Luria Bertani (LB) broth (tryptone 10 g l-1, yeast extract 5 g l-1 and NaCl 10 g l-1) supplemented with 30 μg ml-1 kanamycin was inoculated with E. coli BL21(DE3) pET28b-PFR1500 glycerol stock (previously maintained at -60°C). The pre-inoculum (50 ml in a 500 ml shake flask) was incubated at 30°C and 160 rpm for 12 h. This was used to inoculate LB medium or defined medium adapted from Pflug et al.  containing 10 g l-1 glucose at 2% v/v (using a working volume of 200 ml in a 2 L flask). This was supplemented with 30 μg ml-1 kanamycin and incubated at 37°C with constant shaking at 160 rpm. At A578nm of 0.6 – 0.8, the medium was supplemented with, unless stated otherwise, 0.5 mM δ-aminolevulinic acid (δ-ALA), 50 μM FeCl3.6H2O and 0.5 μM isopropyl-β-d-thiogalactopyranoside (IPTG). Cultures were further incubated at 20°C, 160 rpm for a total of 24–26 h after inoculation.
Studies on CYP153A6 expression and whole cell activity
The effect of inducer concentration (0 – 1.0 mM IPTG) and concentration of heme precursors (FeCl3.6H2O and δ-ALA, 0 – 1.0 mM) on the expression of CYP153A6 was investigated. These compounds were added at A578nm of 0.6 – 0.8 and cultures were incubated at 20°C. In another set of experiments, the cultivation temperature preceding and following induction was varied from 20 to 37°C.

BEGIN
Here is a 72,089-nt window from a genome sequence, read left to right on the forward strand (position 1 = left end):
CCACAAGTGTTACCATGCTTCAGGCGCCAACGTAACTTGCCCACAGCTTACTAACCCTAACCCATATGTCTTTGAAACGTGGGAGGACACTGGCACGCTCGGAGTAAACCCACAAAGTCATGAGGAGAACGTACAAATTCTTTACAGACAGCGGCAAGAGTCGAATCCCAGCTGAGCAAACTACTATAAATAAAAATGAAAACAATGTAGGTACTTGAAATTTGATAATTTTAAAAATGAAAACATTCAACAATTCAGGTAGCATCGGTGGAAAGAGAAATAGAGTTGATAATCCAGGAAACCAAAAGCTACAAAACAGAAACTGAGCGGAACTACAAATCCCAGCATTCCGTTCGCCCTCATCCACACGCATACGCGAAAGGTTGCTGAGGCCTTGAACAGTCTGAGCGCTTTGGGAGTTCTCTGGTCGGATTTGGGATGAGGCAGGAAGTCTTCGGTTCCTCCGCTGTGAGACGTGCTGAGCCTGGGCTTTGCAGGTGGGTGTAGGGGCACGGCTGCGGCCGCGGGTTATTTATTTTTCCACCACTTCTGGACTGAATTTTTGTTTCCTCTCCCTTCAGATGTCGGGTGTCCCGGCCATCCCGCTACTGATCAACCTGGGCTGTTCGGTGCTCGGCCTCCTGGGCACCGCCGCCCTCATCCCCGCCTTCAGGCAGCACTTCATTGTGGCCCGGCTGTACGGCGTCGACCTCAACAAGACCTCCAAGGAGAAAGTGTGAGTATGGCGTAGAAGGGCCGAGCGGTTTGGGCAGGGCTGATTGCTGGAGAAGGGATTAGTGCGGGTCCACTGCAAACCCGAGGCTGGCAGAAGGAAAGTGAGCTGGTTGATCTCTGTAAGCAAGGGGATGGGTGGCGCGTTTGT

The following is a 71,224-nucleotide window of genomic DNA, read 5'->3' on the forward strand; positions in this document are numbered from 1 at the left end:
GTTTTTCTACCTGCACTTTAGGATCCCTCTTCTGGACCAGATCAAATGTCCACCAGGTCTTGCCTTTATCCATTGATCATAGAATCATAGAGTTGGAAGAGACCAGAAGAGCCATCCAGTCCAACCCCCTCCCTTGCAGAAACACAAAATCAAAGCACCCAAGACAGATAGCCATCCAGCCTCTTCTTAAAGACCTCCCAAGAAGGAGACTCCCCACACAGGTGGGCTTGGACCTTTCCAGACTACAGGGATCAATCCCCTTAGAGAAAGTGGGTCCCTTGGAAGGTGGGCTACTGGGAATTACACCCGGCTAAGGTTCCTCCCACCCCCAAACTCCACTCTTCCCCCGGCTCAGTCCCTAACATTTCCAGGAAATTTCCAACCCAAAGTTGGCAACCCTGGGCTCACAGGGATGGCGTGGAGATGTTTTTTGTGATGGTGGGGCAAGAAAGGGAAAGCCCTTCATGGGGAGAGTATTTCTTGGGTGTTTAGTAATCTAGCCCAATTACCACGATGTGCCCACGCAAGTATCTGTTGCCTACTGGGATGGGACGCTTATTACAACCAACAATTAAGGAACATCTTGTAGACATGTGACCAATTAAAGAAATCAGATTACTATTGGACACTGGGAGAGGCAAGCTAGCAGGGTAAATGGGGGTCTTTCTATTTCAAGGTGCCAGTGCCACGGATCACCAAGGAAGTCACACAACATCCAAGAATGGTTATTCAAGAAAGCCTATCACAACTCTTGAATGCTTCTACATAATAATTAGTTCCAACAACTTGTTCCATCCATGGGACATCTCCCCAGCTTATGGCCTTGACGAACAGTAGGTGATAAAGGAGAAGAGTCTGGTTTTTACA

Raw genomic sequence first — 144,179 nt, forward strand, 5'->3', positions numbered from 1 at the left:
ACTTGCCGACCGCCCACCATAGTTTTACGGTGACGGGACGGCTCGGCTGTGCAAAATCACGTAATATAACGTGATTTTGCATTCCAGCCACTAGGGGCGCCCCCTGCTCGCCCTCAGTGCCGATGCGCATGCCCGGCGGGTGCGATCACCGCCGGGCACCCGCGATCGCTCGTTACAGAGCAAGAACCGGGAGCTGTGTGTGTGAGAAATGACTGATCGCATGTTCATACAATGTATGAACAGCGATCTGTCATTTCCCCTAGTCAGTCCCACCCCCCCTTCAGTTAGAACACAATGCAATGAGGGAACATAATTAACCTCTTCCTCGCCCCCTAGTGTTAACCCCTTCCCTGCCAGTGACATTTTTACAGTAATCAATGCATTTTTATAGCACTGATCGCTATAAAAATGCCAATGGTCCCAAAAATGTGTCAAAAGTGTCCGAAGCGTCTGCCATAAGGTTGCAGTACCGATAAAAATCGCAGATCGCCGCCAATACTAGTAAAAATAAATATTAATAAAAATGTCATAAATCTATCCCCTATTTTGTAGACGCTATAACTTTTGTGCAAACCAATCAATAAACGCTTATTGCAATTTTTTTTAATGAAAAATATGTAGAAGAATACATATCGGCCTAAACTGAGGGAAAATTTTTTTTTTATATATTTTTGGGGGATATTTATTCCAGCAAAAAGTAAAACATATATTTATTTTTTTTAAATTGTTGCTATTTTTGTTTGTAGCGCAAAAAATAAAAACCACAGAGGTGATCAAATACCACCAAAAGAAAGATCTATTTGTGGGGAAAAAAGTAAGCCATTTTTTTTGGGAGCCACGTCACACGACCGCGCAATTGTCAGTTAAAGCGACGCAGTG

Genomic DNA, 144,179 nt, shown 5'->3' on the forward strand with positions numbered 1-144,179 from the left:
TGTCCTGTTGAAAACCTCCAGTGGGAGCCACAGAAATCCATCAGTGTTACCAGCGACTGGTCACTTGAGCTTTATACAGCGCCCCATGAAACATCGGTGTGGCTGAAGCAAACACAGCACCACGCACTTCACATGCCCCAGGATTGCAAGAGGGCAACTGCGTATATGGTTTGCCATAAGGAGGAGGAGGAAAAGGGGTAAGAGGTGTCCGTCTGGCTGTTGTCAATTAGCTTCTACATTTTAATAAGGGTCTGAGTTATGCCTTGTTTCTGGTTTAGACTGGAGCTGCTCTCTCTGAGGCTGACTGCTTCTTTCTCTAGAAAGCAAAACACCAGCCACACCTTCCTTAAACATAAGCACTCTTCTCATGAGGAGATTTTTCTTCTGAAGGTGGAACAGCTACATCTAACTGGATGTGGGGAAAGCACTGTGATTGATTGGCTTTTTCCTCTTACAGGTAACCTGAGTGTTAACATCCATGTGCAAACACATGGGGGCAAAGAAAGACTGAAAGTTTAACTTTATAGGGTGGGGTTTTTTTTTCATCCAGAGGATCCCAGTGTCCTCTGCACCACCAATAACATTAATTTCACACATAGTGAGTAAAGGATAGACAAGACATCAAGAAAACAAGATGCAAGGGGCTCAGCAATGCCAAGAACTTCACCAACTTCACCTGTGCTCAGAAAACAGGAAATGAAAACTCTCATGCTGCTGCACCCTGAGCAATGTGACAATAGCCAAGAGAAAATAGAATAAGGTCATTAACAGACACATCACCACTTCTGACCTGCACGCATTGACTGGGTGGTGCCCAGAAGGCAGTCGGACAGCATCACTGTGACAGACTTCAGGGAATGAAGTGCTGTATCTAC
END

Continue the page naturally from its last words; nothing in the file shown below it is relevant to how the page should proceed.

Whole cell biotransformation
Following protein expression, the E. coli BL21(DE3) cells were harvested through centrifugation at 7000 g and 4°C for 10 min. The cell pellet was resuspended in 200 mM sodium phosphate buffer (pH 7.2) containing glucose and 100 μg ml-1 FeSO4.7H2O. This biotransformation reaction mixture (BRM) was used for octane biotransformation under non-growing, but metabolically active conditions. One millilitre aliquots of this mixture was transferred into 40 or 60 ml sterile amber screw cap vials and 300 μl of n-octane added to each vial before capping and placing on an orbital shaker at 200 rpm and 20°C (unless otherwise stated). Vials were removed at specified time intervals for product extraction. The biotransformation reactions were stopped by adding 100 μl of 5 M HCl to each vial. The octanol, residual glucose and acetic acid concentrations were determined.
Influence of bioprocess conditions on biocatalyst efficiency